We spoke to the National Breast Cancer Foundation to find out why nonprofits need great branding too.
It can be tempting to see nonprofit organizations as a world apart from profit-making businesses – and to feel they require completely different marketing strategies, including when it comes to creating a brand identity.
But strong branding can be a crucial tool for nonprofits too, to help express their mission in a clear and effective way. Every element of your brand, from company colors right through to your chosen font can have a major impact on how the world sees your organization.
We caught up with the National Breast Cancer Foundation (NBCF) to find out why they feel branding should be a priority for nonprofits, and how the charity’s distinctive pink-and-white branding, alongside their inspiring tone of voice, works for them.
Strong branding is important for nonprofits because it helps to convey each organization’s approach to their mission. Color, language, imagery and attention to detail can all help convey to the audience the organization’s personality and trustworthiness.
Great branding can also help differentiate nonprofits that are in the same field, but have a different focus.
As well as reinforcing our core values in how we approach our mission, it helps us to be efficient and focused in terms of design, copy and the projects we take on.
As a nonprofit looking at branding, you always have to be aware of the mission and everyone who’s affected by it. At NBCF we are always mindful about how our branding and messaging can come across to our audience, at whatever point of the breast cancer journey they’re on.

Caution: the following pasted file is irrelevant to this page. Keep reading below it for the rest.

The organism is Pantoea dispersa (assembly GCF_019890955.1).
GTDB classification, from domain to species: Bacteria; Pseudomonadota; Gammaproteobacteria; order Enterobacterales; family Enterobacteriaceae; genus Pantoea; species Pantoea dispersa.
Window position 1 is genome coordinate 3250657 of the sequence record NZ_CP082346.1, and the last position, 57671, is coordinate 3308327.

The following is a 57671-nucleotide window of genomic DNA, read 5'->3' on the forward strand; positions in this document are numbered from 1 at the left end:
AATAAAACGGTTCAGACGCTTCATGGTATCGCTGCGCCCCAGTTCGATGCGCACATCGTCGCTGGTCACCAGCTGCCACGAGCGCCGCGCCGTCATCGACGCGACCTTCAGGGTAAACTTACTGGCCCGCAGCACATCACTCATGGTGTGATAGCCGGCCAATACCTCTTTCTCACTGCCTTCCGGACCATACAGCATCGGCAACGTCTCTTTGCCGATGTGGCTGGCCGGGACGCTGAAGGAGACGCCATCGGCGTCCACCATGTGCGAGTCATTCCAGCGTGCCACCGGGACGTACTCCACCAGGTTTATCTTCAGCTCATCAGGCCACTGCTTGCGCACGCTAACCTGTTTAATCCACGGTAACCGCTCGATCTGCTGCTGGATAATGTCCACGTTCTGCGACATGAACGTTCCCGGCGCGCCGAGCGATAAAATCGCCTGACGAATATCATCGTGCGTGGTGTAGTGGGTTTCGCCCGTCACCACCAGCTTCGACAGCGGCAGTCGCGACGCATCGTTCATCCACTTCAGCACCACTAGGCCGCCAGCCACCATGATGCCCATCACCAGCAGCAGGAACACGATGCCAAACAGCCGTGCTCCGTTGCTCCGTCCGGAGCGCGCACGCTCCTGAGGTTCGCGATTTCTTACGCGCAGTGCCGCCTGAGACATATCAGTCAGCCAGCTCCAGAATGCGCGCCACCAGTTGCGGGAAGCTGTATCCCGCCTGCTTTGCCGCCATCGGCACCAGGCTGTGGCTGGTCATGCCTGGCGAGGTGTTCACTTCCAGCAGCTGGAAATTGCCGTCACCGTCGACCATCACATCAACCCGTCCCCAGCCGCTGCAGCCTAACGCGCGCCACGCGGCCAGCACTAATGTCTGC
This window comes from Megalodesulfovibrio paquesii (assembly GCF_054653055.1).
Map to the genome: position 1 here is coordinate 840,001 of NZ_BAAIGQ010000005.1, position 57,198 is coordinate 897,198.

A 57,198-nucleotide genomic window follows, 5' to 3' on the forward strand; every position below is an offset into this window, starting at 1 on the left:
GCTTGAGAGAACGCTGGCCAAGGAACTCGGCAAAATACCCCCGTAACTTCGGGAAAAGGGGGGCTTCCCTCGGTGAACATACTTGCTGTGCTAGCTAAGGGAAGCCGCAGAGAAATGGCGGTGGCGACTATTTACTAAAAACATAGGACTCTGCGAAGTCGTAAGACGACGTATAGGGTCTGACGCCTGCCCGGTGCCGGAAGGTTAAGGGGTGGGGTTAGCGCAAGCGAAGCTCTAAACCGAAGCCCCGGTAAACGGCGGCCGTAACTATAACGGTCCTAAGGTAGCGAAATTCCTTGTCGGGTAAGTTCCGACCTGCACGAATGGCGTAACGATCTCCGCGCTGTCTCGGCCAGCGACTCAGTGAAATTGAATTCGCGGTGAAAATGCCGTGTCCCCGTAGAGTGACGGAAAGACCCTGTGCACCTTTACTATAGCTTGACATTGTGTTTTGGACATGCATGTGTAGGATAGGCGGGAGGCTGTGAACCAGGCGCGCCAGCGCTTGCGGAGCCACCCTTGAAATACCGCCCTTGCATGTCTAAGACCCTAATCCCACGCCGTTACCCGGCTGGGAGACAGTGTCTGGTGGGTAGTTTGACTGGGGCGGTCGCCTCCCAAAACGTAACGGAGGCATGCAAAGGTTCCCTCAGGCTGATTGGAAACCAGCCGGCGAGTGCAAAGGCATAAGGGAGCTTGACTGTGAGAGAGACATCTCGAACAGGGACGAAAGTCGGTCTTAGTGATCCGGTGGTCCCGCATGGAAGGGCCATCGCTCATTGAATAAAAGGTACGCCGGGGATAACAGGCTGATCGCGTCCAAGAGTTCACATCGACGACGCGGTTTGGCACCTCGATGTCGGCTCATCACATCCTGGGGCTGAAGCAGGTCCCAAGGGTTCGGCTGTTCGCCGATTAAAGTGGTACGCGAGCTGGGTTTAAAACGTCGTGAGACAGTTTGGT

When a customer walks away from a for-profit business, it’s the business that loses. But with a nonprofit, when a patient, donor or corporate partner walks away, the entire mission is impacted – which for us means someone might not get the help or support they need.
Our branding started off looking very corporate and institutional. Over time, it’s been simplified, and now we have a more approachable look and feel. Leading with compassion and hope is a core value of ours, and that’s reflected in the simplicity of our design, and our softer tones and language.
Our attention to detail and consistency have helped to build trust in our brand and organization.
We’ve been able to use our simplified pink ribbon as a core element in designs for our corporate partners, and in the collateral pieces we give away when we’re out in the community – for example, at breast-health educational events.
Meanwhile, internally, we make sure we use a limited number of typefaces and colors for all our documents, including using templates for documents with branded headers, footers, and icons.
Through trial and error we’ve found (and accepted) that the creative team can’t always control every single piece of branded material that’s created by our organization. A simple, compelling, and easy to understand branding strategy makes it easier to guide all our employees, and to make sure we’re all speaking the same visual language.
We’ve used MOO primarily for our nonprofit’s Business Cards, thanks to their durability and the many options available. We’ve used the standard business cards for most of our employees – they feature personalized illustrations of each employee as the main design element, to make them more memorable and personal.
We use Luxe business cards for employees who do a lot of networking, as the heavier weight and choice of color seam make them stand out from the others, and also use MOO Cotton business cards for a lightweight card which still boasts a high-end look and texture.